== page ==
This Is What I Try To Remember Five Years After The Sandy Hook Tragedy

This Is What I Try To Remember Five Years After The Sandy Hook Tragedy

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A single glimpse of my daughter’s lunch box brought me to tears this morning. It’s just a canvas case, clad in multicolored butterflies, and dirtied by peanut butter and the crayon she once used to proudly write her name on it. I saw just the top of it peeking out of her backpack and a wave of sorrow crashed over me.

Today marks five years since the Sandy Hook shooting. Five years since 26 lives, 20 of them first-graders, were snuffed out in a violent, senseless rampage. At the time, I was a mother of a two-year-old and a 5-week old.

Living in a post-partum daze consumed with diapers, feedings, and sleep schedules, I was somehow able to live seemingly unaware of the nightmare that occurred 3 hours from my home. I knew mostly what happened, but, perhaps out of sheer biological defense, I did not allow myself to fully register this cataclysmic tragedy. At a time in my life when a Target commercial could send me into hysterics, my hormones somehow came together to shield me from this event, knowing I could not handle its gravity.

It was weeks after the shooting when reality came crashing down upon me. I happened across a letter written by Nelba Marquez-Greene to her daughter Ana, one of the first graders killed on that day. Her letter was a beautiful tribute to the little girl she would never hold again, but one line struck me to the core:

“The layers of this are complex and while we may not agree on all pieces — perhaps we can agree that no parent, grandparent or caregiver should ever again put their child on a school bus only to have their backpack and uneaten lunch returned to them by an FBI agent and police officer — because their child was executed at school.”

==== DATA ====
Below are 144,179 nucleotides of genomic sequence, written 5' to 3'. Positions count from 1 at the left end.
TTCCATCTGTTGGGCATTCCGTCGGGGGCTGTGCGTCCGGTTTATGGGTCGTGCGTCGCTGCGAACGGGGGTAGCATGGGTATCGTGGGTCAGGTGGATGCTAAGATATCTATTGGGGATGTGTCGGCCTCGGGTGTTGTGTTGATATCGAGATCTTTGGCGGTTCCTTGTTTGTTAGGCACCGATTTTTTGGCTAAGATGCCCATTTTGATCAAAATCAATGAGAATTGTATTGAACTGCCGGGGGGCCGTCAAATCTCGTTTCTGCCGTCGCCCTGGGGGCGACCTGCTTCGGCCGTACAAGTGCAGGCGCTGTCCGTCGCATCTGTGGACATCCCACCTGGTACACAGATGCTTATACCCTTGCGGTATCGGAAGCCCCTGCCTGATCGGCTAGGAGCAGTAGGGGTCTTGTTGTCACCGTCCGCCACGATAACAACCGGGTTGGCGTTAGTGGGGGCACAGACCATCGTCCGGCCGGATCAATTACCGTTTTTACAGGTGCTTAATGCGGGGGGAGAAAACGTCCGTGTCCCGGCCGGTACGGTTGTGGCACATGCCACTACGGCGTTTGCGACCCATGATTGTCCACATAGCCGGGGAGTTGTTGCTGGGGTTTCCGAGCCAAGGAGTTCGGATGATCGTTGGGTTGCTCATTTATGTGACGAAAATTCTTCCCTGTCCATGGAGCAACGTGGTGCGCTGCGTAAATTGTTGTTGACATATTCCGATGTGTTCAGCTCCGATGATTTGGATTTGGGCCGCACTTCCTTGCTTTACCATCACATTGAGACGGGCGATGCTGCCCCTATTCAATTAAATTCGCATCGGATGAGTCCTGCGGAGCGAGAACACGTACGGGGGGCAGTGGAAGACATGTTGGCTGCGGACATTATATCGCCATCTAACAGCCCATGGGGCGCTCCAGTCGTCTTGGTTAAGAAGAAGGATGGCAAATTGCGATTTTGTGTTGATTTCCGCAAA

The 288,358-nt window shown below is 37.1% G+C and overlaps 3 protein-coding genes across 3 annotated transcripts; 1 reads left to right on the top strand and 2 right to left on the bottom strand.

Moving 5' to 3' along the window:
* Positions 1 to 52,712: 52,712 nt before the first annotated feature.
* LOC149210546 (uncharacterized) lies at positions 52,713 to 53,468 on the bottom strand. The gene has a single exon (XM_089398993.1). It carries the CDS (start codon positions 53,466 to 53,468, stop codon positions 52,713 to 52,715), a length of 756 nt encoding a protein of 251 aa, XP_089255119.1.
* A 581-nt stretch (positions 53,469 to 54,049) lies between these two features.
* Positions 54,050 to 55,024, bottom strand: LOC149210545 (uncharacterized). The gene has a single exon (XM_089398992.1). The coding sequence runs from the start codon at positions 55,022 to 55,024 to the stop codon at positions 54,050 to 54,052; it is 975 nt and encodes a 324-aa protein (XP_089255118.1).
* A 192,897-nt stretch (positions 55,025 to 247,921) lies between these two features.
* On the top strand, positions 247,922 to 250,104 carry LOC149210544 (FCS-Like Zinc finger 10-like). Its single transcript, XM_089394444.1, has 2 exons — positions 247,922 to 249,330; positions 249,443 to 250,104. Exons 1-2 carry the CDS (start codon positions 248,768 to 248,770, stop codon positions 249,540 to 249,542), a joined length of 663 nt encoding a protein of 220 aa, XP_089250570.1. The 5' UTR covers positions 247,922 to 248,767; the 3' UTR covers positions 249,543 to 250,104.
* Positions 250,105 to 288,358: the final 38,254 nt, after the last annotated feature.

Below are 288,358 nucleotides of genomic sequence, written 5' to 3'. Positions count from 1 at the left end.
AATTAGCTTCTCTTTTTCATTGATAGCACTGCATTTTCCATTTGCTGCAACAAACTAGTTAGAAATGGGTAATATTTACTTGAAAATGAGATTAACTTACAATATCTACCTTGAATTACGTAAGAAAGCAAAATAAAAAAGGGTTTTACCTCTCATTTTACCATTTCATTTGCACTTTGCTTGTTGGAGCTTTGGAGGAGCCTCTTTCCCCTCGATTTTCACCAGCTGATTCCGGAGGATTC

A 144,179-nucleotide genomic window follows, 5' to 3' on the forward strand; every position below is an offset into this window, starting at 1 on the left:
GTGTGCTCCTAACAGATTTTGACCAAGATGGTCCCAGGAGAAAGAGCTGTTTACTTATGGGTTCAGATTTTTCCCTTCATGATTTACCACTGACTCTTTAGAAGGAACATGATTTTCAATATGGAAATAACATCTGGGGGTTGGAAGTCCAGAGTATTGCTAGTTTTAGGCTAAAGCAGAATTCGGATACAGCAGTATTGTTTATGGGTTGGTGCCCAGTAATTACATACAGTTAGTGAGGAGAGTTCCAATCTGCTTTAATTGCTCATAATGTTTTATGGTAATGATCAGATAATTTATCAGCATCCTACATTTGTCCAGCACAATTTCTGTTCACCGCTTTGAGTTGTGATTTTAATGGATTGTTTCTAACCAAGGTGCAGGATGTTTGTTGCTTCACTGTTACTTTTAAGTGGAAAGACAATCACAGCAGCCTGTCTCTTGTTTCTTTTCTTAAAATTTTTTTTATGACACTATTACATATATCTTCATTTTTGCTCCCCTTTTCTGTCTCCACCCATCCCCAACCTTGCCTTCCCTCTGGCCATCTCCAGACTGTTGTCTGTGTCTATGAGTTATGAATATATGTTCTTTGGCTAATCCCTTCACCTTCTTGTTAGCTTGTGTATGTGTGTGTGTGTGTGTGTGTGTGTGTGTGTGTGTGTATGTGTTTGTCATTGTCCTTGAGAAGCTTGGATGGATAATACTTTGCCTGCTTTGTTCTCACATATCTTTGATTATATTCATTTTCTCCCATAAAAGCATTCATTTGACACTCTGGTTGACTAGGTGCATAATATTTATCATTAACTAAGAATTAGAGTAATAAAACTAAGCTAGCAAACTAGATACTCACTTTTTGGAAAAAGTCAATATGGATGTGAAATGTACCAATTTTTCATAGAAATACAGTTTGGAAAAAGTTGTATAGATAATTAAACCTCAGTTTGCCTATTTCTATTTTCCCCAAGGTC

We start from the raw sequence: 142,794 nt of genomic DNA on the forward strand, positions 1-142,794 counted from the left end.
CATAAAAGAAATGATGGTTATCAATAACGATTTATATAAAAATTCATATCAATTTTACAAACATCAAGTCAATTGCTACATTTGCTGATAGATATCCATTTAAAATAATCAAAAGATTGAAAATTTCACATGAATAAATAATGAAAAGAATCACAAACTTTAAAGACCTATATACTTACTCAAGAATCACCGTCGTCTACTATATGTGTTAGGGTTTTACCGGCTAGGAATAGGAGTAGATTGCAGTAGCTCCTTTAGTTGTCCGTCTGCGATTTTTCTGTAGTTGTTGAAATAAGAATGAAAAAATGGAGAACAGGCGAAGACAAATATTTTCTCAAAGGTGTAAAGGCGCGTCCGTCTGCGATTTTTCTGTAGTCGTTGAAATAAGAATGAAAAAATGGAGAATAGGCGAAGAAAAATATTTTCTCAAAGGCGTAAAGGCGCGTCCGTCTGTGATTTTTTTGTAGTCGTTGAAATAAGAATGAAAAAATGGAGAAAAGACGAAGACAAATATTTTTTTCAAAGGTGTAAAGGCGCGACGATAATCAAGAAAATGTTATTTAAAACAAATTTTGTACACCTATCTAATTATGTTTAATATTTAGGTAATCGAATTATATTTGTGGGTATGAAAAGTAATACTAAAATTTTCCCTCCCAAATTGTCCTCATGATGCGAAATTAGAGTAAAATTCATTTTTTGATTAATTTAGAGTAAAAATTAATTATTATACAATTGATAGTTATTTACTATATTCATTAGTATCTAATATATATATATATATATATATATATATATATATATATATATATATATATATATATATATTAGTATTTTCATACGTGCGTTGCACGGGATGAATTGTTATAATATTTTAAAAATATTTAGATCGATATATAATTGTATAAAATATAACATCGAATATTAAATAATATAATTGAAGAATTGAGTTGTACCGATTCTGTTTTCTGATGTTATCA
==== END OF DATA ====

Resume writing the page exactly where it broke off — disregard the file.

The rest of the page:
An uneaten lunch. Ana and her classmates never got to eat their lunch that day. Instead of being greeted by a child’s hug after school, 20 sets of parents were approached by FBI agents holding their children’s uneaten lunches.

For weeks I thought of these lunches. What do you do with an uneaten lunch meant for your child who is no longer on this earth? Do you eat the peanut butter and jelly sandwich that they couldn’t? Do you save the bag of popcorn as if it is a relic of your lost child? Do you throw it away?

For a few weeks, I had been able to disconnect myself from this tragedy, perhaps because the very idea of it was unfathomable. I was able to avoid the innocent faces that flashed on my television screen, willing myself to look away and not recall the color of their eyes. The image of an uneaten lunch? That I could not escape.

Parenting is difficult. There are days when I question every decision I make, from what I’ve served for breakfast to how I rushed through a bedtime song. I worry that I’m not giving my children everything they need. I lament that they don’t listen. I complain when they have exhausted my patience. I have made my parental rants, jokes, and self-proclaimed mediocrity part of my personal identity. Today, however, I remind myself that, while parenting is hard, loving my children is the easiest thing that I have ever done.

Today, my older daughter is in second grade. She was sent to school, her lunchbox tucked safely away in her almost matching backpack. She was sent to school just like 20 other first graders were sent to school five years ago.

Today, I am a mother who must remain confident that my daughter will come home, as she always does, with her face revealing the evidence of a lunch that was eaten. She will give me kisses that leave me with the light scent of cherry yogurt and peanut butter, both adorning her cheeks and chin, and I will know how truly lucky I am.

Today, I will not get annoyed, as I too often do, that her lunch box is filled with crusts and dirty napkins. My reminder to throw her scraps away at school can wait for another day.

Today, I will be grateful for the privilege of packing her lunch for her again tomorrow.